New Book on MySQL & MariaDB§
by Russell Dyer
published: october 07, 2014; revised: september 03, 2017; readers in past month: 98
I’m nearly finished writing my new book on learning MySQL and MariaDB. I have two chapters more to write. I have plenty of other work to do in my job with MariaDB and for my clients at Avocet. However, I’ve written the bulk of the remaining chapters and should finish in about two weeks. It’s being published by O’Reilly media later this year. If you click on the image of the book cover, you’ll be taken to the book on Amazon’s site where you can pre-order it.
I think it’s the best work I’ve ever done in technical writing. It’s well organized, and I think it’s well written. My editor, Andy Oram has helped me greatly in these area. However, the past few years of writing have improved my abilities more than I realized. I’m very proud of this book, and hope we will sell many copies. Yes, I would like that for financial reasons. I mostly want that because I feel good about what I’ve written and hope it will be useful and appreciate by many people. As a writer, being read is the most satisfying aspect of writing. I also hope it will be well received by book reviewers. I’m pretty confident they will.
This book was originally to be just about MySQL. With the growth in popularity of MariaDB over the past year — MariaDB may eventually, completely replace MySQL — we decided to include MariaDB in this book. Both database systems are identical with only a few extra features provided by MariaDB. But that’s enough to switch to MariaDB. When faced with choosing between MySQL which is owned and controlled by an extremely large corporation (i.e., Oracle) and MariaDB which is championed by a small corporation (MariaDB Corp.), I feel that one should choose the latter.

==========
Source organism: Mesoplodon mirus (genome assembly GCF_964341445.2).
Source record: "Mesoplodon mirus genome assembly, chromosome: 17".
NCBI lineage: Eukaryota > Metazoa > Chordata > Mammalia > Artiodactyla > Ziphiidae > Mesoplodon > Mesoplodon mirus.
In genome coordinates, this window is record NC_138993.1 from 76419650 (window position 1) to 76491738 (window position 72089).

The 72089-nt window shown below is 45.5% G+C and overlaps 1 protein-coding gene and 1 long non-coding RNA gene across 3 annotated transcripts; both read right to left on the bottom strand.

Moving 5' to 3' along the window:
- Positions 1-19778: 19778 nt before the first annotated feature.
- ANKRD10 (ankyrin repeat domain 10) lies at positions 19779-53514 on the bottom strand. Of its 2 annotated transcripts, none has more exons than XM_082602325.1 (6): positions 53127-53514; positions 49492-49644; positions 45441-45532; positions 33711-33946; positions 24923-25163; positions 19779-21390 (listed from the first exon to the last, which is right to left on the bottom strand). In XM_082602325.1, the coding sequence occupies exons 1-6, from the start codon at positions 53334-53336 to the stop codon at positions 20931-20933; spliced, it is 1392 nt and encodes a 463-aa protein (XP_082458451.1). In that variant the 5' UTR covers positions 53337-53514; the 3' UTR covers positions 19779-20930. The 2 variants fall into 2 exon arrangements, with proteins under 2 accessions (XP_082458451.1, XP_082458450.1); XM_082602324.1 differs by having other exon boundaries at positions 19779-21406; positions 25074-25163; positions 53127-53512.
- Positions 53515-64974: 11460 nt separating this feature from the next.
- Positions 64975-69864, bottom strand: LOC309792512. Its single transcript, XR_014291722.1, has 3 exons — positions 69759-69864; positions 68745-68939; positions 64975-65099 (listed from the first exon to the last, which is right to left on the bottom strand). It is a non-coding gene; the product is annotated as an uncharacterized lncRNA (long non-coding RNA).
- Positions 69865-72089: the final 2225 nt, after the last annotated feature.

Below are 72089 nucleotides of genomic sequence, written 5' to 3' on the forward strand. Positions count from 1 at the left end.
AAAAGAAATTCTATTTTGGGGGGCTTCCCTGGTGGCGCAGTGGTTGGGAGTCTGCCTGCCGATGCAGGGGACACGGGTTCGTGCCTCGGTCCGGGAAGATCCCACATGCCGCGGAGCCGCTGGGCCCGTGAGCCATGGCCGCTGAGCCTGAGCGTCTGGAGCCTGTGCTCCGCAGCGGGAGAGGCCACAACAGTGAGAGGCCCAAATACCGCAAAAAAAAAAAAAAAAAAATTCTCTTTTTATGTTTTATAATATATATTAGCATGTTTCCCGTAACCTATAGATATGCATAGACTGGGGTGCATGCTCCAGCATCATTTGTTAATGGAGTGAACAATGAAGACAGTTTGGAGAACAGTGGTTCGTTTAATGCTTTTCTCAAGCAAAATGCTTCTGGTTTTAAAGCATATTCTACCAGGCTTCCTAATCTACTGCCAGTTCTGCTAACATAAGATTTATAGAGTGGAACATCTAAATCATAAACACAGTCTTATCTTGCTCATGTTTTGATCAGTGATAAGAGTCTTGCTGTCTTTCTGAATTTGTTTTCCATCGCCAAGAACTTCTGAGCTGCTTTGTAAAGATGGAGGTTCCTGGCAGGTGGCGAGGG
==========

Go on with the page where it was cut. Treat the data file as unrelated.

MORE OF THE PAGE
The book is a beginner book, for those learning how to develop databases in MySQL and MariaDB. It goes through the basics of creating and altering tables, as well as inserting, updating, and selecting data — and joining tables and sub-queries. It explains string, numeric, and time functions. There’s also some extensive chapters on back-ups, bulk importing data and application programming interfaces. Each chapter includes exercises for the reader to practice what they learn. At around three-hundred fifty pages, it’s a pretty complete tutorial.
Once I’ve finished writing the remaining chapters, and made any changes suggested by my editor, the book will go through technical review. The technical reviewers will be Sveta Smirnova and Bogdan Kecman of Oracle MySQL, Collin Charles of MariaDB, and my son Kenneth Dyer of Avocet. Kenneth is working with me as a documentation writer and has been working on the documentation this year for TokuTek and Codership Galera. However, he’s still new to MySQL. So not only will he learn more about MySQL in reviewing the book, but he will have a beginner perspective that will be helpful in making final improvements.
After I make the needed changes cited by the tech. reviewers, the book will then to the copy editor who will provide her suggestions on word usage, grammar, and writing style. That’s always useful in helping me to improve my skills as a writer. When I make the changes she suggests, the book will then go to the production department and then will be printed and be available for sale.